Worth Reading, Mar 19, 2012
- Pew State of the News Media: The Pew Research Center’s Project for Excellence in Journalism released the newest, 9th edition of its “State of the News Media” yearly report. Beyond the overview, Key Findings and Trends, there’s lots more detailed information in breakdown reports by platform/venue.
- Dharun Ravi Trial: The former Rutgers student Dharun Ravi was convicted of 15 charges related to the webcam spying of his roommate Tyler Clementi, who committed suicide in 2010. danah boyd has a thoughtful piece, “Reflecting on Dharun Ravi’s conviction,” looking at some of the implications of social media, privacy and bullying the case presented.
- Mike Daisey and This American Life: We mentioned in an earlier blog post a recommendation to listen to Mike Daisey’s show excerpt about Apple’s manufacturing that aired earlier this year on This American Life. This weekend, This American Life retracted the show after discovering the show contained “numerous fabrications” and aired an hour-long piece about the retraction. On his blog, Mike Daisey said in a statement that he stands behind his work, and “What I do is not journalism.”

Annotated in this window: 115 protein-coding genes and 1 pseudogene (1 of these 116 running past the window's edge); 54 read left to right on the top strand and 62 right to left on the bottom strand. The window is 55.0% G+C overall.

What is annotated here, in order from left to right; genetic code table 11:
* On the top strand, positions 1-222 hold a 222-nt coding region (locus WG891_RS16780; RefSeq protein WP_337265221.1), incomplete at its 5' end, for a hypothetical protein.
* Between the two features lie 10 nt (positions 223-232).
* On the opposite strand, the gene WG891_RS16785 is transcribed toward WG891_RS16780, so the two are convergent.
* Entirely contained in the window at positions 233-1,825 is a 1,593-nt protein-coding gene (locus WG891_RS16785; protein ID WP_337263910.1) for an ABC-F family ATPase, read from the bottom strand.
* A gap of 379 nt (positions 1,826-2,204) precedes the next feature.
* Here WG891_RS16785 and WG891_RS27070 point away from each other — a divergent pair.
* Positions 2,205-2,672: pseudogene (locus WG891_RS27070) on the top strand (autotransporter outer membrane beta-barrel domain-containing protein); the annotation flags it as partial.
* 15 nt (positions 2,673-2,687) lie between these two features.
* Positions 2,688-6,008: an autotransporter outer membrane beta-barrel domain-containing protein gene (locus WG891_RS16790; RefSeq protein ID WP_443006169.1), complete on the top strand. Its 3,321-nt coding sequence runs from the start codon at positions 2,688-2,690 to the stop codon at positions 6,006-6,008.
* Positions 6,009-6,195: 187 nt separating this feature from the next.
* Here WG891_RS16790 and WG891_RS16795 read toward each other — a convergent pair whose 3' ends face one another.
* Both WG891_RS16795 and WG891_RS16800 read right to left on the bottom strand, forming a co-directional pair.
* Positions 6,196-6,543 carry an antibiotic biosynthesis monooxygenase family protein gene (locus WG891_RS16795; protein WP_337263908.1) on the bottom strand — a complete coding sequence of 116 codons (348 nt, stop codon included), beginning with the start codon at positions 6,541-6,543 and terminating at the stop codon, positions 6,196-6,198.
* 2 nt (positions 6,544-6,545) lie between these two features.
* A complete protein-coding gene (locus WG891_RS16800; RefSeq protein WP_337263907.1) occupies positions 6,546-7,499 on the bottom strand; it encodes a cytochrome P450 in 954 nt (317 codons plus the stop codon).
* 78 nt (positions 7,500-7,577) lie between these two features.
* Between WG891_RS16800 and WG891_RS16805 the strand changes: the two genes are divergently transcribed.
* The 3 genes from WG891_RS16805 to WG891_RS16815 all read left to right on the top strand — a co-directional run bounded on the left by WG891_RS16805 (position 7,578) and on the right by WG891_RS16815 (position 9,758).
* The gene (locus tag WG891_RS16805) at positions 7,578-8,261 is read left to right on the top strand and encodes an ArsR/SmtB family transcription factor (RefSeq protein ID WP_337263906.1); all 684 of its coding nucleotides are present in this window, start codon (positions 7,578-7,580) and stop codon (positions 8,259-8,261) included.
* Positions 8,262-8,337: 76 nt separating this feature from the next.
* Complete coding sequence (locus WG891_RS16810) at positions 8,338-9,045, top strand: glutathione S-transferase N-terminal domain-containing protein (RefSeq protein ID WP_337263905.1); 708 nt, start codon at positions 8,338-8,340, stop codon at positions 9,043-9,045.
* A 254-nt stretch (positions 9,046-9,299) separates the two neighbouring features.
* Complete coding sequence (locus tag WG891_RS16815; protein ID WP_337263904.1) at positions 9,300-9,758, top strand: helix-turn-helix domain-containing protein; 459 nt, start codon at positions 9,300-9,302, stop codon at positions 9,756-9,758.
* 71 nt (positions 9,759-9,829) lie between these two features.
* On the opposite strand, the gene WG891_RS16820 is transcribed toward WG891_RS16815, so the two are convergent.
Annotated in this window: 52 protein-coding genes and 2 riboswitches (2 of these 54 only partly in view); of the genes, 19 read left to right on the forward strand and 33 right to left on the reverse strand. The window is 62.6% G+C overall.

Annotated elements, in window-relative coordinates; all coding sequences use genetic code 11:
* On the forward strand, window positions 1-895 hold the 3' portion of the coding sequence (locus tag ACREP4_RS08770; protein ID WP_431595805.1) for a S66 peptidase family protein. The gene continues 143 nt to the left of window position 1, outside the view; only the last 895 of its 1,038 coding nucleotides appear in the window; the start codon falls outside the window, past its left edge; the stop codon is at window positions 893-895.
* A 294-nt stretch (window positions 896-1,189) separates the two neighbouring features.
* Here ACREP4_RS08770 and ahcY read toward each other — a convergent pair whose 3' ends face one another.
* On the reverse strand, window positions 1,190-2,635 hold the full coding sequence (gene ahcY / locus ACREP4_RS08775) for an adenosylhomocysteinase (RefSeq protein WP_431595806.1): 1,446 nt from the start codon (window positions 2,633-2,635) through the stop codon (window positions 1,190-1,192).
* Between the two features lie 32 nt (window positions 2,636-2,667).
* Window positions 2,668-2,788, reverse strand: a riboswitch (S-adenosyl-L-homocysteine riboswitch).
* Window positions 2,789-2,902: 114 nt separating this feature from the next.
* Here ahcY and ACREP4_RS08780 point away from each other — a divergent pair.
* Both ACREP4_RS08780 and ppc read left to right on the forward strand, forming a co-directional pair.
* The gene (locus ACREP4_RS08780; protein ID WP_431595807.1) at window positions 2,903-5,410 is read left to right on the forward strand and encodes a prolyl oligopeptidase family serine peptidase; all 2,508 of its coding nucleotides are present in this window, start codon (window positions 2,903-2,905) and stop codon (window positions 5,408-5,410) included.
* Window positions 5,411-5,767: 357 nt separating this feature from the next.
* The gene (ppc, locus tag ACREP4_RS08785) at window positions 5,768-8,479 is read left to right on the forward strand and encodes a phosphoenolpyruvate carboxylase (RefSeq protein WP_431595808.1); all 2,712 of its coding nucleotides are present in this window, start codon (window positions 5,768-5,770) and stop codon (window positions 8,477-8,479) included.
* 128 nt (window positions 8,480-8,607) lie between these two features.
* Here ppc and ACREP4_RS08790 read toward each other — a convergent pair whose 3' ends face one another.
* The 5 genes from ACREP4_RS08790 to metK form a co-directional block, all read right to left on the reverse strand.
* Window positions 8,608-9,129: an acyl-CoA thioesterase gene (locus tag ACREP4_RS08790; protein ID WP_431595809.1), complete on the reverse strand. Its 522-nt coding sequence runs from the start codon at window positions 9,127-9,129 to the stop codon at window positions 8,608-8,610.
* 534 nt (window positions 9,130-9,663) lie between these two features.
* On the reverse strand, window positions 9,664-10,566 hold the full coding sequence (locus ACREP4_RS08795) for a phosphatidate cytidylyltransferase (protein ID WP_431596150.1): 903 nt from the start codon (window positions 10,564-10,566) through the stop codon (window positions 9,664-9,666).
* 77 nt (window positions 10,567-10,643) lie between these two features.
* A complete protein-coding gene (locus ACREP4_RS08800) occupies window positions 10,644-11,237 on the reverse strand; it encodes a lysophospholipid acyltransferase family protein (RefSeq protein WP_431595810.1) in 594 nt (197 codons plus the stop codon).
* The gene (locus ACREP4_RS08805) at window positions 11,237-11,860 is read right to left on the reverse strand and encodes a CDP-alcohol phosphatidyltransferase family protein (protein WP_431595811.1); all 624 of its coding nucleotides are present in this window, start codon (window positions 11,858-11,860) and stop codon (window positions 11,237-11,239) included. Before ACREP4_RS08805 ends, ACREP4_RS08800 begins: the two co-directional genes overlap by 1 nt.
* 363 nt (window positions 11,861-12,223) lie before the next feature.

- CEOs and Social Media: This survey from BRANDfog looked at the use of social media by CEOs and the impact that use had on trust and reputation: “2012 CEO, Social Media and Leadership Survey.” The results: “The survey results demonstrate that executive engagement in social media raises the brand profile and instills confidence in a company’s leadership team. It builds greater trust, brand loyalty and purchase intent. Respondents overwhelmingly confirmed their belief that C-Suite executives who engage in social media are better equipped to lead a company, communicate values and shape a company’s reputation in today’s changing world. “
- Twitter and Credibility: Academic research from Microsoft and Carnegie Mellon in the report “Tweeting is Believing? Understanding Microblog Credibility Perceptions” looked at credibility factors on Twitter. In short, good grammar matters. (But other factors do too, such as the image you use, your following/follower ratio and more.)
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